James Comey's Lackluster Civil Liberties Record Shows Washington's Failure to Police Itself

Comey stood up to the Bush administration over illegal snooping, but as FBI director he defended surveillance.


As all of Washington braces for James Comey's incendiary testimony before Congress Thursday, it's worth a trip down memory lane to reflect on his tenure as FBI director.

When Comey was appointed by Barack Obama to lead the FBI in 2013, he was seen as a hero in many circles for dramatically pushing back against the Bush administration's illegal surveillance programs.

"Jim understands that in time of crisis, we aren't judged solely by how many plots we disrupt or how many criminals we bring to justice," Obama said as he nominated Comey in 2013. "We're also judged by our commitment to the Constitution that we've sworn to defend, and to the values and civil liberties that we've pledged to protect."

Yet as Reason's Nick Gillespie wrote shortly after Comey's nomination, "Comey has been applauded for standing up to some of Bush's more-expansive surveillance policies, but he also defended indefinite detention without a trial, waterboarding, and—once a new legal rationale had been hammered out—those more-expansive surveillance policies."

During his confirmation hearing to replace then-FBI Director Robert Mueller—who, because time is a flat circle, is now the special counsel leading the investigation into the Trump campaign's ties to Russia—Comey assured senators and the public that there were plenty of checks and safeguards against FBI overreach, such as the FISA court, investigative guidelines from the attorney general, and oversight from Congress and the inspector general. "I think folks don't understand that the FBI operates under a wide variety of constraints," Comey argued.

But as all good civil libertarians know, the FBI has always been an intensely political agency that is almost never restrained from using its vast powers to address the anxieties and paranoias of the people in power. (See: the redbaiting of the '50s, the efforts to blackmail and discredit civil rights leaders in the '60s, and the infiltration of dissident political groups both before and after 9/11.) Congress, meanwhile, is deferential to the point of uselessness when it comes to delegating power to the intelligence community.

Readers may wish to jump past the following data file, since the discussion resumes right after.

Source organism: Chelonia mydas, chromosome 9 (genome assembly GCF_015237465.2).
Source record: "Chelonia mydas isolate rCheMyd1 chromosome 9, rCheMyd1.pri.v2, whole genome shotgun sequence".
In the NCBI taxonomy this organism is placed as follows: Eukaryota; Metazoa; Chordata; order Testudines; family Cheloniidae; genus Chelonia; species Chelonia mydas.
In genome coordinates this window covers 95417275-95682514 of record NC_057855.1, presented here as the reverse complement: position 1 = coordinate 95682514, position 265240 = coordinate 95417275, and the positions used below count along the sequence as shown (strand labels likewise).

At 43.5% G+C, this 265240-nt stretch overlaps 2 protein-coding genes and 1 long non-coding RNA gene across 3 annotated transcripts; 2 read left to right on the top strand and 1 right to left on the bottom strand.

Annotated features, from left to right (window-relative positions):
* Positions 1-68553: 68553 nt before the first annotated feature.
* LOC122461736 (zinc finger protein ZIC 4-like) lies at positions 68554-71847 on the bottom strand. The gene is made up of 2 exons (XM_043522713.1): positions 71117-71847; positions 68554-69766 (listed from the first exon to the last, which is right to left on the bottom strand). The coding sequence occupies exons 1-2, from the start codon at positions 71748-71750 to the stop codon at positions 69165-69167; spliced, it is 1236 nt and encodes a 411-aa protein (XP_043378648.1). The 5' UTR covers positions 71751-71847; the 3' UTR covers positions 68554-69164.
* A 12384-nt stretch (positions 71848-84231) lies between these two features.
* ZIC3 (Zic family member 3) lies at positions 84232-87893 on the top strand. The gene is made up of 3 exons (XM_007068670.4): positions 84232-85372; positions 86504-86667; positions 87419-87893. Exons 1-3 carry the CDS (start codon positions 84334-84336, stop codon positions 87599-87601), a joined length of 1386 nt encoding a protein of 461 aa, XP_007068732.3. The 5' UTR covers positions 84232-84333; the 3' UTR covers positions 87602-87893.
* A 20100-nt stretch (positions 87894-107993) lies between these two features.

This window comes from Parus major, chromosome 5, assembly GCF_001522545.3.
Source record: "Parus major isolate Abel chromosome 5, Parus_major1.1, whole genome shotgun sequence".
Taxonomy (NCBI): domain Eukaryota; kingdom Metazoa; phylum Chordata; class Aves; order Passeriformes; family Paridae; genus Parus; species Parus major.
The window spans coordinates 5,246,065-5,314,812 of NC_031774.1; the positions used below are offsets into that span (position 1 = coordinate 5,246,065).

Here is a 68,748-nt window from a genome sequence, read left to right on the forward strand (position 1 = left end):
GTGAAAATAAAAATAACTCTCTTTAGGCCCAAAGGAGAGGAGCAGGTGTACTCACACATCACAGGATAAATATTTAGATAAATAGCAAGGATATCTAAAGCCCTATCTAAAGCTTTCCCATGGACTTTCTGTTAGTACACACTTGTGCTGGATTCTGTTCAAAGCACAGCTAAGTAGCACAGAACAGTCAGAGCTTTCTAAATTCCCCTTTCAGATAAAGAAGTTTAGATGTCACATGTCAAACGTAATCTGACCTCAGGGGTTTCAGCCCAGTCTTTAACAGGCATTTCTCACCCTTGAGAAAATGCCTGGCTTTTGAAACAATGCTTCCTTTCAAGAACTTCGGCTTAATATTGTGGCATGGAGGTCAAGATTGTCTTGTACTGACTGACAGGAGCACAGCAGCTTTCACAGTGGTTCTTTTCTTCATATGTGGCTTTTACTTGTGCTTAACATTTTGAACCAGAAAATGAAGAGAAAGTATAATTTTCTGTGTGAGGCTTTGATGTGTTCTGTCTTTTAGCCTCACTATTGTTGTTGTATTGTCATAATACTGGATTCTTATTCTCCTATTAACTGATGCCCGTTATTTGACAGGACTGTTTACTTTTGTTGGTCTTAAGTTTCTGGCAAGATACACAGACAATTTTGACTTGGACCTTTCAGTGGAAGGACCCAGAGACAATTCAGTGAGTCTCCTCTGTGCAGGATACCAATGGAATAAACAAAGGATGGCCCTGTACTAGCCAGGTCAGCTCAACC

It was about six months after Comey's appointment that Edward Snowden leaked evidence that the National Security Agency was vacuuming up massive amounts of U.S. citizens' phone data. Comey said he was "confused" by the public perception of Snowden as a whistleblower—hero, even—since all three branches of government had approved the surveillance dragnet.

"I see the government operating the way the founders intended," Comey declared. "So I have trouble applying the whistleblower label to someone who basically disagrees with the way our government is structured and operates."

As Reason's Scott Shackford wrote in 2014:

Even before Edward Snowden began leaking classified documents showing exactly how humongous federal data collection had become, there were already a number of previous examples of government snooping out of control.

In particular, the FBI's system of using National Security Letters (NSLs) to obtain personal records without a court order was found by the Department of Justice's inspector general to have been terribly abused, gathering records with little oversight or reason, not following processes and resorting to "exigent letters" to even bypass the NSL rules entirely by claiming emergencies.

Similarly, when Apple and Google announced in 2014 they were making encryption easier for consumers, Comey knew who the real victim was: the government. "What concerns me about this is companies marketing something expressly to allow people to hold themselves beyond the law," Comey told reporters. Over his tenure, Comey would repeatedly testify about the dangers of allowing U.S. citizens to keep their communications hidden from the government's prying eyes.

Comey put muscle behind that rhetoric in 2016 when the FBI attempted to force Apple to create a backdoor into the locked iPhone of the San Bernardino terrorist Syed Farook.

Then there was Project Exile, one of Comey's favorite ideas. Under the banner of reducing gun violence, Project Exile encouraged local police to refer firearm cases to federal prosecutors, who could pursue five-year mandatory minimum sentences. The program, which was embraced by law enforcement groups, essentially federalized local gun crime and resulted in convicted defendants being shipped hundreds of miles away to federal prisons. Exiled, in other words. The program is now being enthusiastically embraced by Attorney General Jeff Sessions and President Trump.

Yet Congress didn't have have serious credibility concerns with Comey until the 2016 presidential election, when the FBI had to juggle investigations into Hillary Clinton's private email server, Donald Trump's alleged links to Russia, and the Kremlin's thinly disguised efforts to undermine U.S. elections.

When Comey came into the FBI director's office, we were told he'd leave the unconstitutional excesses of the Bush years behind. Now he has been unceremoniously ousted, and the Senate is once again talking about the crucial need to appoint an independent and trustworthy FBI chief, free from political influence. The next director will no doubt tell senators what they want to hear. Whether they actually attempt to hold him to those words is up to them.